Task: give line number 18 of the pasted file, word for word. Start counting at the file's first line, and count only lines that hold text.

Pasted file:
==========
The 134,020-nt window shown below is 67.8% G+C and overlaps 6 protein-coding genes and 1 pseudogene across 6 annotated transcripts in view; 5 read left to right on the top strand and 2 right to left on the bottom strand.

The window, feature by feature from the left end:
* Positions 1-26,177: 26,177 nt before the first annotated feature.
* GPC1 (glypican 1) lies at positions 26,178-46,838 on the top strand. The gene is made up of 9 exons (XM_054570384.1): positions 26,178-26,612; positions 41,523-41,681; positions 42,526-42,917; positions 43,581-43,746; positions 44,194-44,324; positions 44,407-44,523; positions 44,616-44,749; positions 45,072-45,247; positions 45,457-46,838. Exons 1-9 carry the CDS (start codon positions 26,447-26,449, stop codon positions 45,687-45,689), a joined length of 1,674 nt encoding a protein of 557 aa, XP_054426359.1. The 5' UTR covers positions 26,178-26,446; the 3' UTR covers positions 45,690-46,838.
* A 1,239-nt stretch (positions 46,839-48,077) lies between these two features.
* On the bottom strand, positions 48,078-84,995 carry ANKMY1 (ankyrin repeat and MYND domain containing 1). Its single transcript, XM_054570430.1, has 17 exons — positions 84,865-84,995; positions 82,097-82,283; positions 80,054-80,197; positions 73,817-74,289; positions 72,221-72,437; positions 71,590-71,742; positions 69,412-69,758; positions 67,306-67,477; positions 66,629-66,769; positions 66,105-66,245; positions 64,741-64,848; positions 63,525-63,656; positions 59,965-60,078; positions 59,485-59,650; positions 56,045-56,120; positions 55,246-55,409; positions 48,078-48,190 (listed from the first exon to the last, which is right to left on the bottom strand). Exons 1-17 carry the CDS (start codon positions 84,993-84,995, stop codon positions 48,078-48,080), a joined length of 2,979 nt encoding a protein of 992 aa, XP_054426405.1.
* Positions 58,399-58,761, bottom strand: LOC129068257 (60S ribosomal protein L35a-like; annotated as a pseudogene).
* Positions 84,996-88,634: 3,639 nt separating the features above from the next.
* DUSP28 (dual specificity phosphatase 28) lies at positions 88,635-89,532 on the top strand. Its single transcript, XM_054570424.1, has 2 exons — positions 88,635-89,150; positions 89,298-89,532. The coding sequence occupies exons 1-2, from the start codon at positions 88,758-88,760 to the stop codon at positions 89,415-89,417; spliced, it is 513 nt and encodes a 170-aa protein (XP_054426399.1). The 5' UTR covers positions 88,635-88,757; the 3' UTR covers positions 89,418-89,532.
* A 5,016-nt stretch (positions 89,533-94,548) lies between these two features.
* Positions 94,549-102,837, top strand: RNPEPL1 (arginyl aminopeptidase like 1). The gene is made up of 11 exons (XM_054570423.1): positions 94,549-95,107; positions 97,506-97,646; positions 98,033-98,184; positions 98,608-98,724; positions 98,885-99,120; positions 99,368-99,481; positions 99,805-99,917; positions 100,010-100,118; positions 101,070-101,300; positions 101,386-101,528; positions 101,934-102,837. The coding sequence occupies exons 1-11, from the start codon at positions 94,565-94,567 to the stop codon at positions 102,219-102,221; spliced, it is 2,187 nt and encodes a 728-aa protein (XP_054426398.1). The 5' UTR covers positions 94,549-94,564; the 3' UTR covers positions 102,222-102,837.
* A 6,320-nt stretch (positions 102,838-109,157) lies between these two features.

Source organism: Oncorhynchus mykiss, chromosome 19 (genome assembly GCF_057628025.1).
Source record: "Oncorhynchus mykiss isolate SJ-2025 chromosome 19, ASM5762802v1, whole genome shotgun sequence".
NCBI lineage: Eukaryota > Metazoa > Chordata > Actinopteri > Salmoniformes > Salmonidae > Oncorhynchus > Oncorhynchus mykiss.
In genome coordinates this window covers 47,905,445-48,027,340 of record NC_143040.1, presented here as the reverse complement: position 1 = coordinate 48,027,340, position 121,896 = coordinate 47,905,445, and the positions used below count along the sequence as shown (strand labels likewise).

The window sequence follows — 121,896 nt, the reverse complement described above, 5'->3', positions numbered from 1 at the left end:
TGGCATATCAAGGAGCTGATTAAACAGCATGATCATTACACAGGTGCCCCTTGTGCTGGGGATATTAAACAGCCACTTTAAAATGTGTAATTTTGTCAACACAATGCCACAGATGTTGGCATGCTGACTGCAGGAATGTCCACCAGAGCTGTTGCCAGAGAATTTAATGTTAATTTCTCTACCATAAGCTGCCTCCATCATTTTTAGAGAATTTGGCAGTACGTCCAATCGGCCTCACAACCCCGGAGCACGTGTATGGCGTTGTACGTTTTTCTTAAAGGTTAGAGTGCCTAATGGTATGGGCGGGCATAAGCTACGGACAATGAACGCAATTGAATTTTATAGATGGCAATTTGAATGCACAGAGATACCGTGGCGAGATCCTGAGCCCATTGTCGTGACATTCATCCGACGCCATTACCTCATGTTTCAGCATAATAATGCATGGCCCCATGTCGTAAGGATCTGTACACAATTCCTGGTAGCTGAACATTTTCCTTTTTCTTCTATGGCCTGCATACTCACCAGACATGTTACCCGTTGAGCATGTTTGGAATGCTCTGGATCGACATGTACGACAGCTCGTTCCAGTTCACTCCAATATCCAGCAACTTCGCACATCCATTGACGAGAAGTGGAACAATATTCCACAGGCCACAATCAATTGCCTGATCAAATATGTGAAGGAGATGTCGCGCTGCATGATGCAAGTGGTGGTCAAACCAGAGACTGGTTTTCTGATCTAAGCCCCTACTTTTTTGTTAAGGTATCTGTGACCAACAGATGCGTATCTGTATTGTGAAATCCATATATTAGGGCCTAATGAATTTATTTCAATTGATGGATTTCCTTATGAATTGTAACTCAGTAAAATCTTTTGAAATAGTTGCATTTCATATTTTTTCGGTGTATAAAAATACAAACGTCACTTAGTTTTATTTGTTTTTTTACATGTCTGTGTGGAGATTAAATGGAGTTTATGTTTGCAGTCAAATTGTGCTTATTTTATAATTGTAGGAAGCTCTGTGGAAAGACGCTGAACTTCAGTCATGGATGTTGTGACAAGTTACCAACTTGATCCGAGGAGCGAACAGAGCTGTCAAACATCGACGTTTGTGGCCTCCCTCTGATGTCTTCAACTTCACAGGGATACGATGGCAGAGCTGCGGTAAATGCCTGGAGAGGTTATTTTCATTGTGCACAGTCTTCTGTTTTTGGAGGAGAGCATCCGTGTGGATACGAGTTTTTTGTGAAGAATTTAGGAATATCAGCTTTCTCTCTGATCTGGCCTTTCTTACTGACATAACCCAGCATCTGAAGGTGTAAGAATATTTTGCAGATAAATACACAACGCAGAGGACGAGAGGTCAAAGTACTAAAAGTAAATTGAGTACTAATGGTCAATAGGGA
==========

TGGCATATCAAGGAGCTGATTAAACAGCATGATCATTACACAGGTGCCCCTTGTGCTGGGGATATTAAACAGCCACTTTAAAATGTGTAATTTTGTCAACACAATGCCACAGATGTTGGCATGCTGACTGCAGGAATGTCCACCAGAGCTGTTGCCAGAGAATTTAATGTTAATTTCTCTACCATAAGCTGCCTCCATCATTTTTAGAGAATTTGGCAGTACGTCCAATCGGCCTCACAACCCCGGAGCACGTGTATGGCGTTGTACGTTTTTCTTAAAGGTTAGAGTGCCTAATGGTATGGGCGGGCATAAGCTACGGACAATGAACGCAATTGAATTTTATAGATGGCAATTTGAATGCACAGAGATACCGTGGCGAGATCCTGAGCCCATTGTCGTGACATTCATCCGACGCCATTACCTCATGTTTCAGCATAATAATGCATGGCCCCATGTCGTAAGGATCTGTACACAATTCCTGGTAGCTGAACATTTTCCTTTTTCTTCTATGGCCTGCATACTCACCAGACATGTTACCCGTTGAGCATGTTTGGAATGCTCTGGATCGACATGTACGACAGCTCGTTCCAGTTCACTCCAATATCCAGCAACTTCGCACATCCATTGACGAGAAGTGGAACAATATTCCACAGGCCACAATCAATTGCCTGATCAAATATGTGAAGGAGATGTCGCGCTGCATGATGCAAGTGGTGGTCAAACCAGAGACTGGTTTTCTGATCTAAGCCCCTACTTTTTTGTTAAGGTATCTGTGACCAACAGATGCGTATCTGTATTGTGAAATCCATATATTAGGGCCTAATGAATTTATTTCAATTGATGGATTTCCTTATGAATTGTAACTCAGTAAAATCTTTTGAAATAGTTGCATTTCATATTTTTTCGGTGTATAAAAATACAAACGTCACTTAGTTTTATTTGTTTTTTTACATGTCTGTGTGGAGATTAAATGGAGTTTATGTTTGCAGTCAAATTGTGCTTATTTTATAATTGTAGGAAGCTCTGTGGAAAGACGCTGAACTTCAGTCATGGATGTTGTGACAAGTTACCAACTTGATCCGAGGAGCGAACAGAGCTGTCAAACATCGACGTTTGTGGCCTCCCTCTGATGTCTTCAACTTCACAGGGATACGATGGCAGAGCTGCGGTAAATGCCTGGAGAGGTTATTTTCATTGTGCACAGTCTTCTGTTTTTGGAGGAGAGCATCCGTGTGGATACGAGTTTTTTGTGAAGAATTTAGGAATATCAGCTTTCTCTCTGATCTGGCCTTTCTTACTGACATAACCCAGCATCTGAAGGTGTAAGAATATTTTGCAGATAAATACACAACGCAGAGGACGAGAGGTCAAAGTACTAAAAGTAAATTGAGTACTAATGGTCAATAGGGA